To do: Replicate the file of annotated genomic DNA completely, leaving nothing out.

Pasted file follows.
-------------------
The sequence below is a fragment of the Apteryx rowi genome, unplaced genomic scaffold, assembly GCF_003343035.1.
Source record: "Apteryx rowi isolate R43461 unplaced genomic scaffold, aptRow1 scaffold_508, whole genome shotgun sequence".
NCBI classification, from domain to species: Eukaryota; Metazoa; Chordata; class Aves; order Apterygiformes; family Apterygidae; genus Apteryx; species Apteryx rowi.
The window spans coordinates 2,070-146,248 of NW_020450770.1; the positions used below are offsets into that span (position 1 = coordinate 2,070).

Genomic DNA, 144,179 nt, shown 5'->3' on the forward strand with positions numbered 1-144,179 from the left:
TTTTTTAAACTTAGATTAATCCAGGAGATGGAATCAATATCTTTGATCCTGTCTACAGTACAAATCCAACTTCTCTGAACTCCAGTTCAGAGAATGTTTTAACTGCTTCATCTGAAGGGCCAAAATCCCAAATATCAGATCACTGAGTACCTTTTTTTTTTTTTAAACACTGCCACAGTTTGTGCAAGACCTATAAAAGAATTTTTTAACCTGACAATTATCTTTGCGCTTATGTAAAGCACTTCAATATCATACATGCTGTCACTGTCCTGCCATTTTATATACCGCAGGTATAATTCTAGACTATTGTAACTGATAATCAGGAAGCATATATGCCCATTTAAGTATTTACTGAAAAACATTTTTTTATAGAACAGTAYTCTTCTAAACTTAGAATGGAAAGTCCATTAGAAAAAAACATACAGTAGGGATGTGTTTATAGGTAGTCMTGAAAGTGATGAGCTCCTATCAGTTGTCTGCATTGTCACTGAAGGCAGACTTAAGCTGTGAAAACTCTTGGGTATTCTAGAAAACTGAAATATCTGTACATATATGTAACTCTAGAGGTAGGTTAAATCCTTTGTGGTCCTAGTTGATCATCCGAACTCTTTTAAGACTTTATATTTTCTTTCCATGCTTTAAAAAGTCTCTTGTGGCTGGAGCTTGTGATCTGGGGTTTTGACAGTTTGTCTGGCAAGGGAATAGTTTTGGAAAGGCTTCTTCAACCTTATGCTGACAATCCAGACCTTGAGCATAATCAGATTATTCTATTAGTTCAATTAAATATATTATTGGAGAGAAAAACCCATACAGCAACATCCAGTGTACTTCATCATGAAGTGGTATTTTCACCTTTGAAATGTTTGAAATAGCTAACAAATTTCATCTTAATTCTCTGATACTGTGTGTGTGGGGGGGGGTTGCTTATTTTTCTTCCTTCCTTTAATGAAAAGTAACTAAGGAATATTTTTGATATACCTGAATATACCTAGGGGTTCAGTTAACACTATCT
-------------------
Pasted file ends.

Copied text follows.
The sequence below is a fragment of the Apteryx rowi genome, unplaced genomic scaffold, assembly GCF_003343035.1.
Source record: "Apteryx rowi isolate R43461 unplaced genomic scaffold, aptRow1 scaffold_508, whole genome shotgun sequence".
NCBI classification, from domain to species: Eukaryota; Metazoa; Chordata; class Aves; order Apterygiformes; family Apterygidae; genus Apteryx; species Apteryx rowi.
The window spans coordinates 2,070-146,248 of NW_020450770.1; the positions used below are offsets into that span (position 1 = coordinate 2,070).

Genomic DNA, 144,179 nt, shown 5'->3' on the forward strand with positions numbered 1-144,179 from the left:
TTTTTTAAACTTAGATTAATCCAGGAGATGGAATCAATATCTTTGATCCTGTCTACAGTACAAATCCAACTTCTCTGAACTCCAGTTCAGAGAATGTTTTAACTGCTTCATCTGAAGGGCCAAAATCCCAAATATCAGATCACTGAGTACCTTTTTTTTTTTTTAAACACTGCCACAGTTTGTGCAAGACCTATAAAAGAATTTTTTAACCTGACAATTATCTTTGCGCTTATGTAAAGCACTTCAATATCATACATGCTGTCACTGTCCTGCCATTTTATATACCGCAGGTATAATTCTAGACTATTGTAACTGATAATCAGGAAGCATATATGCCCATTTAAGTATTTACTGAAAAACATTTTTTTATAGAACAGTAYTCTTCTAAACTTAGAATGGAAAGTCCATTAGAAAAAAACATACAGTAGGGATGTGTTTATAGGTAGTCMTGAAAGTGATGAGCTCCTATCAGTTGTCTGCATTGTCACTGAAGGCAGACTTAAGCTGTGAAAACTCTTGGGTATTCTAGAAAACTGAAATATCTGTACATATATGTAACTCTAGAGGTAGGTTAAATCCTTTGTGGTCCTAGTTGATCATCCGAACTCTTTTAAGACTTTATATTTTCTTTCCATGCTTTAAAAAGTCTCTTGTGGCTGGAGCTTGTGATCTGGGGTTTTGACAGTTTGTCTGGCAAGGGAATAGTTTTGGAAAGGCTTCTTCAACCTTATGCTGACAATCCAGACCTTGAGCATAATCAGATTATTCTATTAGTTCAATTAAATATATTATTGGAGAGAAAAACCCATACAGCAACATCCAGTGTACTTCATCATGAAGTGGTATTTTCACCTTTGAAATGTTTGAAATAGCTAACAAATTTCATCTTAATTCTCTGATACTGTGTGTGTGGGGGGGGGTTGCTTATTTTTCTTCCTTCCTTTAATGAAAAGTAACTAAGGAATATTTTTGATATACCTGAATATACCTAGGGGTTCAGTTAACACTATCT